Daily Archives: May 6, 2009

Maine Is the Fifth State to


New Hampshire’s congress may send their governor a similar bill.



Filed under GLBT Rights, Marriage Equality

Introducing…! “The Orphan Diseases” and “The Jumping Frenchmen of Maine”!!!

Granted this thread title would suggest we’re talking about Punk Rock or Bluegrass acts; in truth, we’re not.  A medical definition of an “orphan disease” is:

“A disease which has not been ‘adopted’ by the pharmaceutical industry because it provides little financial incentive for the private sector to make and market new medications to treat or prevent it.

An orphan disease may be:

  1. A rare disease.  According to U.S. criteria, an orphan disease is one that affects fewer than 200, 000 people.
  2. A common disease that has been ignored (such as tuberculosis, cholera, typhoid and malaria) because it is far more prevalent in developing countries than in the developed world.”   Reference here.

The “Jumping Frenchmen of Maine” is the name of an unusual disorder that causes an extreme startle reaction to unexpected noises or sights – hence, an example of an Orphan disease.  There are more than 6,000  rare or orphan diseases. (FDA Consumer magazine, November/December, 2003 Issue).

Like most people, I had not heard much about rare diseases, nor had reason to be concerned about them.  That changed a couple of years ago when my  son (who’s 16 now) started attending a high school in Wichita with a fellow student named Kyle Hicks.  Kyle is 18 years old and has many interests that are like most of his fellow high school students.  One thing that sets him apart from his peers is that he has a rare disorder that is called Recessive Dystrophic Epidermolysis Bullosa (RDEB for short).  Kyle weighs 51 lbs and is just barely four foot tall – about the size of an average 7 year old.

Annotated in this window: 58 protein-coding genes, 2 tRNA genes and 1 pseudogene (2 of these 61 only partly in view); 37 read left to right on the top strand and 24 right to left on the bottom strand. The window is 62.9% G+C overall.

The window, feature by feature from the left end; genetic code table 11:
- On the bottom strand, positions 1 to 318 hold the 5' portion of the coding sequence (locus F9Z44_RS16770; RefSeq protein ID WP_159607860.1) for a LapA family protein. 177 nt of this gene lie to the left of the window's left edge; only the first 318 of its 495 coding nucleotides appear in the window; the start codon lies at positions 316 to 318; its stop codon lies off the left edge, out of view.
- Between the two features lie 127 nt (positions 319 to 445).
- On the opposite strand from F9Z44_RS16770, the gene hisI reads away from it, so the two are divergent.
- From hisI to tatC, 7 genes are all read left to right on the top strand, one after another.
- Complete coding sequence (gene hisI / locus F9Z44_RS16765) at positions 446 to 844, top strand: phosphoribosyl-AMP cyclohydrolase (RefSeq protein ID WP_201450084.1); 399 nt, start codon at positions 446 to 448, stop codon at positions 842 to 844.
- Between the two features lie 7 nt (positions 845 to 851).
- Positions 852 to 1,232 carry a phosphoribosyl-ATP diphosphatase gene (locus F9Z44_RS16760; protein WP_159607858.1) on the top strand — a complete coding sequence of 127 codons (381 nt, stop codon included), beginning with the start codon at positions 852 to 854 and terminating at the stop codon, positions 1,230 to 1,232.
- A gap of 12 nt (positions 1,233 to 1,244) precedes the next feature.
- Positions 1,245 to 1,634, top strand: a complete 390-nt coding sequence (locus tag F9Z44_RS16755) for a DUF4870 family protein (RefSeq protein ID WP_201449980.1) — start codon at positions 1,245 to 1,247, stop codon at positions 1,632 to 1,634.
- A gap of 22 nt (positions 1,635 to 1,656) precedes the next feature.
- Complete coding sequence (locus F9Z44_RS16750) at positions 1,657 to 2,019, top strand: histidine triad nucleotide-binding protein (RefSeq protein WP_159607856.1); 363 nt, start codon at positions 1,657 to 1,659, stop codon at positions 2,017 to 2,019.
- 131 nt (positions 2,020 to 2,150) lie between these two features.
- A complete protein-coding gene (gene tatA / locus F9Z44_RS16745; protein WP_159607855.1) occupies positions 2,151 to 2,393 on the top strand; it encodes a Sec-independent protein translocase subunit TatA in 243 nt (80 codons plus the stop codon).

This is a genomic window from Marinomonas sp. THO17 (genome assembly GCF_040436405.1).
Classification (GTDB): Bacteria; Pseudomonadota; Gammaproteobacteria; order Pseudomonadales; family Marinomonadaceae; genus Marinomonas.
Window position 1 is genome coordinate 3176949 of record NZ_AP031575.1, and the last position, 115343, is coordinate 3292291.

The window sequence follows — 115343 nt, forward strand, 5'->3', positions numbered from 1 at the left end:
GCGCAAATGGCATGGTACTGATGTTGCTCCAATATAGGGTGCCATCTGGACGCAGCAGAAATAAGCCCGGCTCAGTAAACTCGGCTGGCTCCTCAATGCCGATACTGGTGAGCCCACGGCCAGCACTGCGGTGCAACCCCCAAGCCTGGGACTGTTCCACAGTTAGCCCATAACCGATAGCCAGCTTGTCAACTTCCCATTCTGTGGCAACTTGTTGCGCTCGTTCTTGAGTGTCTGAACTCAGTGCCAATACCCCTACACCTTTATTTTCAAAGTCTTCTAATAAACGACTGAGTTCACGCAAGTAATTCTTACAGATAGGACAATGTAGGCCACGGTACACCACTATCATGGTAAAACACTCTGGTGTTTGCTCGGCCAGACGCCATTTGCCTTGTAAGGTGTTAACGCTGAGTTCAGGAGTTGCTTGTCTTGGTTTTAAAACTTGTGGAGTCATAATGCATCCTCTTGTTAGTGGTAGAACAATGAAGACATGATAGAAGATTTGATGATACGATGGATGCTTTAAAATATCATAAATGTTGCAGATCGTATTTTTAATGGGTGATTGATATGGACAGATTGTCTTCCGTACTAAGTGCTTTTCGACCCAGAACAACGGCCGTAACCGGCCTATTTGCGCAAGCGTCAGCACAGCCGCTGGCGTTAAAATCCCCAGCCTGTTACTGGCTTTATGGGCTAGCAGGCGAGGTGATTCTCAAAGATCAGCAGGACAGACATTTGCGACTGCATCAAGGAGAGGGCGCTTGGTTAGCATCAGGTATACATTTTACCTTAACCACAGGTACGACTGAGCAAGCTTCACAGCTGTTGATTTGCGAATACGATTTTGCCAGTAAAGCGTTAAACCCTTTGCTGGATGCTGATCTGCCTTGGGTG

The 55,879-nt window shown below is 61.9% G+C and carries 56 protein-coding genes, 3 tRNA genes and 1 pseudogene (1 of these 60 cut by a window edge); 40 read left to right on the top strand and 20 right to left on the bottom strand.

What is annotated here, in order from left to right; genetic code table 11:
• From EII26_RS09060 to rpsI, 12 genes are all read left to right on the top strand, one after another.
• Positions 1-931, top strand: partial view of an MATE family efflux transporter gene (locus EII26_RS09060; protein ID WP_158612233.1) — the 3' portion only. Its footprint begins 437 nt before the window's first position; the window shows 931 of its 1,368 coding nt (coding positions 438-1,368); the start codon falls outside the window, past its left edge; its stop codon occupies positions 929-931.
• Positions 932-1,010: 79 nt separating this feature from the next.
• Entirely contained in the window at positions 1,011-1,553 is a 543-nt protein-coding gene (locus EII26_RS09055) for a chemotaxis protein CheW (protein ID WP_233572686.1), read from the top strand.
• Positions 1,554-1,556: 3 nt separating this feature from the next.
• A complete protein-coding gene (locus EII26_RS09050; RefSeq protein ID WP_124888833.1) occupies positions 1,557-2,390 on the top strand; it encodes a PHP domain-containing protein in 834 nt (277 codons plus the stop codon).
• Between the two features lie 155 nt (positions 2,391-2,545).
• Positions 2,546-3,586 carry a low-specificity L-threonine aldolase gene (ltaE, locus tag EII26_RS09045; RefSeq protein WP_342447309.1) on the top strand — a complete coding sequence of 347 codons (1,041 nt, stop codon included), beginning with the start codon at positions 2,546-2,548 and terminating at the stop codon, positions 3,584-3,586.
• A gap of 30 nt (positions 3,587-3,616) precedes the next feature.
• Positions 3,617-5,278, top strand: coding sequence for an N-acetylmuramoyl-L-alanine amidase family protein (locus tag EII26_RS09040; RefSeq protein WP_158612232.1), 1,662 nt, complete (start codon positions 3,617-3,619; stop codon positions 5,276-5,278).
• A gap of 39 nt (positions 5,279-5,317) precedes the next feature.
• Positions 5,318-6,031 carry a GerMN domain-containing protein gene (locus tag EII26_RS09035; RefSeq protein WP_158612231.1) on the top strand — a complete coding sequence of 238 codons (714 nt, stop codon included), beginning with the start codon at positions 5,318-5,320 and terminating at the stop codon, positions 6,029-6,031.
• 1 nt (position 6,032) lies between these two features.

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Filed under Economics, Healthcare, Universal Healthcre

The MoDo and her Femme Fatale with Conservative Men: What’s up with that?

No one can dispute, the MoDo is smart.  She writes well; her fiction is especially good and enjoyable (which happens to be most of her op-ed columns).  The problem with her fiction is that she often falls prey to the redundancy of “satirizing satire”.

She knows and parties with the world’s elite and is invited back even though she tells all about their various Freudian slips , e.g. Condi Rice referring to GWB as her “husband.”

The problem with Dowd that has bothered me the most, anyway,  is why are so many conservative men so hot and bothered about her?  True:  She is of Irish descent and was raised Catholic (I’m pretty sure at least); her dad was a D.C. cop; she is attractive;  she seems to be pretty angst ridden a lot of the time… I am still not getting it, however, and I am sorry for my failing.

Are there answers to this particular riddle in life?  I can accept it, if there are not.


Filed under Life Lessons, Media, newspapers, Original writings, Republicans, Thinking/Considering, Uncategorized, Wingnuts!, Woman Power

Wednesday, 05/06/09 Public Square


Ernie Barnes, who painted Sugar Shack (above) died recently.  But he left a legacy in his art which will live on forever.  Do you ever wonder what you’ll leave, whether you’ve used your talents, accomplished what you’re capable of?

What might be on your mind today?


Filed under The Public Square